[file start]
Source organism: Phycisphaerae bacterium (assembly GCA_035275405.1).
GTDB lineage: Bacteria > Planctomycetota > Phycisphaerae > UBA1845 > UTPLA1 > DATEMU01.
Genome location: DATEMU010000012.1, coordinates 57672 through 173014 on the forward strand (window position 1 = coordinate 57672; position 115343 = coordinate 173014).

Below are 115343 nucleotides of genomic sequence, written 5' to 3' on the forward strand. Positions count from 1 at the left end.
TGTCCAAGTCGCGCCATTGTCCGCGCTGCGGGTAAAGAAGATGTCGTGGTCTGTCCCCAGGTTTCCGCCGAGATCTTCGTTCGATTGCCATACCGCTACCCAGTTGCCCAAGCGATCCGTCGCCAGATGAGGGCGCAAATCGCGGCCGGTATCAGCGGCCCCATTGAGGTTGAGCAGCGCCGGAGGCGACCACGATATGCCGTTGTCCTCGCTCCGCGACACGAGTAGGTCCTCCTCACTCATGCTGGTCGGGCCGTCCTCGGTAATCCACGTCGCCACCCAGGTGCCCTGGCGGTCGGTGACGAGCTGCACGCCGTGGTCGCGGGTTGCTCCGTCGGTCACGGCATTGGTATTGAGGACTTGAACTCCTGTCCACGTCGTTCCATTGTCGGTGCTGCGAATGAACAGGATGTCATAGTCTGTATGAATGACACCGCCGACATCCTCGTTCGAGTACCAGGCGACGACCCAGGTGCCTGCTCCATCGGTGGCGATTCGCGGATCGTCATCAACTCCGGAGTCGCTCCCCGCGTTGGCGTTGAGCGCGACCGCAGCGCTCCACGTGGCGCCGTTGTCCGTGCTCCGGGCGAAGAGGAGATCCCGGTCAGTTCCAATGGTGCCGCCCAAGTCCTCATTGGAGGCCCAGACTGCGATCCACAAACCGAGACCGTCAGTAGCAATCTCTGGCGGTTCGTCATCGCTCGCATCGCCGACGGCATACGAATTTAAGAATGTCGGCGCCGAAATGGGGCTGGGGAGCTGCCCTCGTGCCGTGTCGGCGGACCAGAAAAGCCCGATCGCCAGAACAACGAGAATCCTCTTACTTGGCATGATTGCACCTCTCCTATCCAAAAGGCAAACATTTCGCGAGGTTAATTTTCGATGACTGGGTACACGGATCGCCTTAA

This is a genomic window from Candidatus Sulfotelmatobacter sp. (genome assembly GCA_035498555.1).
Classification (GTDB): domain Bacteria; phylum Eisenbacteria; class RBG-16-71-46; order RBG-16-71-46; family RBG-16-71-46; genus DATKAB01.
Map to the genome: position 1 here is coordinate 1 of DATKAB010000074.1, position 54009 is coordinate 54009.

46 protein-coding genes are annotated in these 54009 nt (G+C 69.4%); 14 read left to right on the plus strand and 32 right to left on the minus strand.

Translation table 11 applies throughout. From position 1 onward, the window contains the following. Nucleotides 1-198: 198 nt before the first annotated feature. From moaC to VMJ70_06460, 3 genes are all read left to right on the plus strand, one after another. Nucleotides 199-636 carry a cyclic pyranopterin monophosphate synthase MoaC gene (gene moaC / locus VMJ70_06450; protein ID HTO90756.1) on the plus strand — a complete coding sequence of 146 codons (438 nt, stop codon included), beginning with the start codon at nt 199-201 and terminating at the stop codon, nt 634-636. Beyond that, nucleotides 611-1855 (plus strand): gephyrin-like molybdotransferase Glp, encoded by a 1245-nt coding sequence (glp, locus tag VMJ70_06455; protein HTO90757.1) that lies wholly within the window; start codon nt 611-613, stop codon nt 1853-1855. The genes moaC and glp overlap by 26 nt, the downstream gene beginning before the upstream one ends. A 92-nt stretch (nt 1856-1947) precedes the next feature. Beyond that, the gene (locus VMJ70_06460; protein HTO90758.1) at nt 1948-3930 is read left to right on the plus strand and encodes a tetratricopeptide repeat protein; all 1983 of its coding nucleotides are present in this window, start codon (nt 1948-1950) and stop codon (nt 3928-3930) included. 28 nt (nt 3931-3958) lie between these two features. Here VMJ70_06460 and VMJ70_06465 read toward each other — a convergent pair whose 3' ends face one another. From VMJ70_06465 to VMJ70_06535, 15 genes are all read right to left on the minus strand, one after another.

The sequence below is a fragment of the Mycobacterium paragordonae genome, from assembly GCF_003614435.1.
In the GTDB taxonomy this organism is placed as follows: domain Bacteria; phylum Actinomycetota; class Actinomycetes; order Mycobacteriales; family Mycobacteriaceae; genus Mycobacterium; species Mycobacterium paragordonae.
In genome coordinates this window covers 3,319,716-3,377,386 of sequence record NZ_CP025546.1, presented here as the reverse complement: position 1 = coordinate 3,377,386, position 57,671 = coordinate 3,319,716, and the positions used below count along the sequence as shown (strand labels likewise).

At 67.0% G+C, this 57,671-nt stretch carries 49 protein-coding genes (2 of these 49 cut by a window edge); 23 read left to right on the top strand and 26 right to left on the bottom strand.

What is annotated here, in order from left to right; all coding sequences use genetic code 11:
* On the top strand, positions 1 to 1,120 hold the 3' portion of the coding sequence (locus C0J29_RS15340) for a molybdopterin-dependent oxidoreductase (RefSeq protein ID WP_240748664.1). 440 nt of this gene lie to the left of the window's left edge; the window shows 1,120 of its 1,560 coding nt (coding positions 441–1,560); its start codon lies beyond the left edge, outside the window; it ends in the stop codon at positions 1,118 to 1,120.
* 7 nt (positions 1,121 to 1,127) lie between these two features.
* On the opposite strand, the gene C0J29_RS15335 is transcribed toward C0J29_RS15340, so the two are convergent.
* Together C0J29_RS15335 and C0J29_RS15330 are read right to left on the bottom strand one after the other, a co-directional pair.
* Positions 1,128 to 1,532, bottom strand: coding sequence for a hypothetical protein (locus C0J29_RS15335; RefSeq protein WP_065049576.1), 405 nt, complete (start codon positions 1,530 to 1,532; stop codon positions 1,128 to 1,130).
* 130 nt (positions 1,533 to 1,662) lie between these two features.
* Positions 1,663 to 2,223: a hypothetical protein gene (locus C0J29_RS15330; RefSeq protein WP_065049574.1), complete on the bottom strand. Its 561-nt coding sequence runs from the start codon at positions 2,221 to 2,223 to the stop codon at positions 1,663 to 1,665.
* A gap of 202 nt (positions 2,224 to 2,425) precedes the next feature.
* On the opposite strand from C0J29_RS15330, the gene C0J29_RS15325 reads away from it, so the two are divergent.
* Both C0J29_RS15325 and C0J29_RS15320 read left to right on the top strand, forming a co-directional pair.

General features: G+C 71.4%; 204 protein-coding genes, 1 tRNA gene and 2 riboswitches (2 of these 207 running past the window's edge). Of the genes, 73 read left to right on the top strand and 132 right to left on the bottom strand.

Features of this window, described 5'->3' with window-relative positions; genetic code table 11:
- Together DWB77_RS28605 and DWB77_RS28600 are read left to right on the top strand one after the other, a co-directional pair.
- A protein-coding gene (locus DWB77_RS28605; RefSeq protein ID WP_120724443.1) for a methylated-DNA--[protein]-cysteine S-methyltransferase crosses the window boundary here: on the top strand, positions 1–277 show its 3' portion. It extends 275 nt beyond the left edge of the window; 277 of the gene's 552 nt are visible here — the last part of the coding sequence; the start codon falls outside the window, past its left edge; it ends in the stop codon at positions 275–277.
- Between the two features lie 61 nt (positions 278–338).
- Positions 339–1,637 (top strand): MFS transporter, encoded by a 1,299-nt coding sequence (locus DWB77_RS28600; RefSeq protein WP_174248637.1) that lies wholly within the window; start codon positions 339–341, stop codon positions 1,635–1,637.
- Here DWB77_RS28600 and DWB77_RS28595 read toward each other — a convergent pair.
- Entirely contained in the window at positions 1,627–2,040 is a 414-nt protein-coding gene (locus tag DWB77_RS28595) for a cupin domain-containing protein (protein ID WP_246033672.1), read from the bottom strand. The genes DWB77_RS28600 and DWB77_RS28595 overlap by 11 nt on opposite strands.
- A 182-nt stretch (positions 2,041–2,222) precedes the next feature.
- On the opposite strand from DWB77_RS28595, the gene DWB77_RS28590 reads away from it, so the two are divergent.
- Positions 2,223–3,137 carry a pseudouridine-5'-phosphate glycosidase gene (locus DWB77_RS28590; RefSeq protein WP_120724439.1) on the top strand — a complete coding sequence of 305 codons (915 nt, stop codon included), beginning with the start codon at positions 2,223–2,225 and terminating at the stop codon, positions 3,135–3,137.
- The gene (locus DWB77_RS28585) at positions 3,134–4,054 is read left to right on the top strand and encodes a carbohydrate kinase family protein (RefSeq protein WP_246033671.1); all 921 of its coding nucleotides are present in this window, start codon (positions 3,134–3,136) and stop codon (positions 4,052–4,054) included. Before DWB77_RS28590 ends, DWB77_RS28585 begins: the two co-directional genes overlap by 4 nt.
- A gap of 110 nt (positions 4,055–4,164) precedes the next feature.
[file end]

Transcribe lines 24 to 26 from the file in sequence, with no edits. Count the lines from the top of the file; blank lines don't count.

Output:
* On the opposite strand from C0J29_RS15330, the gene C0J29_RS15325 reads away from it, so the two are divergent.
* Both C0J29_RS15325 and C0J29_RS15320 read left to right on the top strand, forming a co-directional pair.

General features: G+C 71.4%; 204 protein-coding genes, 1 tRNA gene and 2 riboswitches (2 of these 207 running past the window's edge). Of the genes, 73 read left to right on the top strand and 132 right to left on the bottom strand.